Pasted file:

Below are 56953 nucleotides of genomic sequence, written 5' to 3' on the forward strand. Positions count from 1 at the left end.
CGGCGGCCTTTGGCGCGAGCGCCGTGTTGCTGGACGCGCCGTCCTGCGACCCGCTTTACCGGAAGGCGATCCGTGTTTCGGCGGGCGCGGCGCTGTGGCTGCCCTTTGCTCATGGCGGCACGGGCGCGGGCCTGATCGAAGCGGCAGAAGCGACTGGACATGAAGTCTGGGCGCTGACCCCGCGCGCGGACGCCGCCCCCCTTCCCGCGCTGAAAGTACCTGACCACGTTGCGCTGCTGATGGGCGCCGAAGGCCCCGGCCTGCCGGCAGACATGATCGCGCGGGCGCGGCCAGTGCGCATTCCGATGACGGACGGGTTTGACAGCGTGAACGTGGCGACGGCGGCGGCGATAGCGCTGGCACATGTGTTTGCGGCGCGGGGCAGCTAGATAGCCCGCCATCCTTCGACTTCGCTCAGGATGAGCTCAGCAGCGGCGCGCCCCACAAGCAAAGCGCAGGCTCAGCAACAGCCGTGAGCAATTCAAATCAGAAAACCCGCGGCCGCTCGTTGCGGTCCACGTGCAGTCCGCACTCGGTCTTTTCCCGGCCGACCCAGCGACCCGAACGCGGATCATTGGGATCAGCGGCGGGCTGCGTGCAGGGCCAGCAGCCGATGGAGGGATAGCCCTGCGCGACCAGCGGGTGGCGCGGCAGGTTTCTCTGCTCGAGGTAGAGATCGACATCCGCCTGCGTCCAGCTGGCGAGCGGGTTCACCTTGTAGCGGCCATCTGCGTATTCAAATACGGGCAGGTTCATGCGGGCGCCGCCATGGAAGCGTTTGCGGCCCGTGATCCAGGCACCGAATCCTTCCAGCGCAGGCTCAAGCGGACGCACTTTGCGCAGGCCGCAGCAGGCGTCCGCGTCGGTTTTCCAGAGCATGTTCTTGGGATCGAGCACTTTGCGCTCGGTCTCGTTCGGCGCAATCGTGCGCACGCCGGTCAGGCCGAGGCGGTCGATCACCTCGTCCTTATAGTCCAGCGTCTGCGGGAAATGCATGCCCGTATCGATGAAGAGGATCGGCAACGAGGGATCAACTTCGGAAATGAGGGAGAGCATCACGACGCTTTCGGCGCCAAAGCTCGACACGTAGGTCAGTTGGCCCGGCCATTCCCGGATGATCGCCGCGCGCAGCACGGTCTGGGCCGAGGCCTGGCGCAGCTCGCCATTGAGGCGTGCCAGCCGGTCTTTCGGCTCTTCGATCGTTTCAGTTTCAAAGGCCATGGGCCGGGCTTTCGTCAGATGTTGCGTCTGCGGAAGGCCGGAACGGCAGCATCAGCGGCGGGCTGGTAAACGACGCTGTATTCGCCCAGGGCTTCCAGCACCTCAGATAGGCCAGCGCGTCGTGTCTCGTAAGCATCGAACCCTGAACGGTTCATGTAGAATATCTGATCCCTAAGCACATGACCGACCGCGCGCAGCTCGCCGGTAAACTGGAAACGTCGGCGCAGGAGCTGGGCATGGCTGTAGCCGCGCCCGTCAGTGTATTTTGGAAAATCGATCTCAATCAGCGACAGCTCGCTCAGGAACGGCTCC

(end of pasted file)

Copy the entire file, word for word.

Below are 56953 nucleotides of genomic sequence, written 5' to 3' on the forward strand. Positions count from 1 at the left end.
CGGCGGCCTTTGGCGCGAGCGCCGTGTTGCTGGACGCGCCGTCCTGCGACCCGCTTTACCGGAAGGCGATCCGTGTTTCGGCGGGCGCGGCGCTGTGGCTGCCCTTTGCTCATGGCGGCACGGGCGCGGGCCTGATCGAAGCGGCAGAAGCGACTGGACATGAAGTCTGGGCGCTGACCCCGCGCGCGGACGCCGCCCCCCTTCCCGCGCTGAAAGTACCTGACCACGTTGCGCTGCTGATGGGCGCCGAAGGCCCCGGCCTGCCGGCAGACATGATCGCGCGGGCGCGGCCAGTGCGCATTCCGATGACGGACGGGTTTGACAGCGTGAACGTGGCGACGGCGGCGGCGATAGCGCTGGCACATGTGTTTGCGGCGCGGGGCAGCTAGATAGCCCGCCATCCTTCGACTTCGCTCAGGATGAGCTCAGCAGCGGCGCGCCCCACAAGCAAAGCGCAGGCTCAGCAACAGCCGTGAGCAATTCAAATCAGAAAACCCGCGGCCGCTCGTTGCGGTCCACGTGCAGTCCGCACTCGGTCTTTTCCCGGCCGACCCAGCGACCCGAACGCGGATCATTGGGATCAGCGGCGGGCTGCGTGCAGGGCCAGCAGCCGATGGAGGGATAGCCCTGCGCGACCAGCGGGTGGCGCGGCAGGTTTCTCTGCTCGAGGTAGAGATCGACATCCGCCTGCGTCCAGCTGGCGAGCGGGTTCACCTTGTAGCGGCCATCTGCGTATTCAAATACGGGCAGGTTCATGCGGGCGCCGCCATGGAAGCGTTTGCGGCCCGTGATCCAGGCACCGAATCCTTCCAGCGCAGGCTCAAGCGGACGCACTTTGCGCAGGCCGCAGCAGGCGTCCGCGTCGGTTTTCCAGAGCATGTTCTTGGGATCGAGCACTTTGCGCTCGGTCTCGTTCGGCGCAATCGTGCGCACGCCGGTCAGGCCGAGGCGGTCGATCACCTCGTCCTTATAGTCCAGCGTCTGCGGGAAATGCATGCCCGTATCGATGAAGAGGATCGGCAACGAGGGATCAACTTCGGAAATGAGGGAGAGCATCACGACGCTTTCGGCGCCAAAGCTCGACACGTAGGTCAGTTGGCCCGGCCATTCCCGGATGATCGCCGCGCGCAGCACGGTCTGGGCCGAGGCCTGGCGCAGCTCGCCATTGAGGCGTGCCAGCCGGTCTTTCGGCTCTTCGATCGTTTCAGTTTCAAAGGCCATGGGCCGGGCTTTCGTCAGATGTTGCGTCTGCGGAAGGCCGGAACGGCAGCATCAGCGGCGGGCTGGTAAACGACGCTGTATTCGCCCAGGGCTTCCAGCACCTCAGATAGGCCAGCGCGTCGTGTCTCGTAAGCATCGAACCCTGAACGGTTCATGTAGAATATCTGATCCCTAAGCACATGACCGACCGCGCGCAGCTCGCCGGTAAACTGGAAACGTCGGCGCAGGAGCTGGGCATGGCTGTAGCCGCGCCCGTCAGTGTATTTTGGAAAATCGATCTCAATCAGCGACAGCTCGCTCAGGAACGGCTCC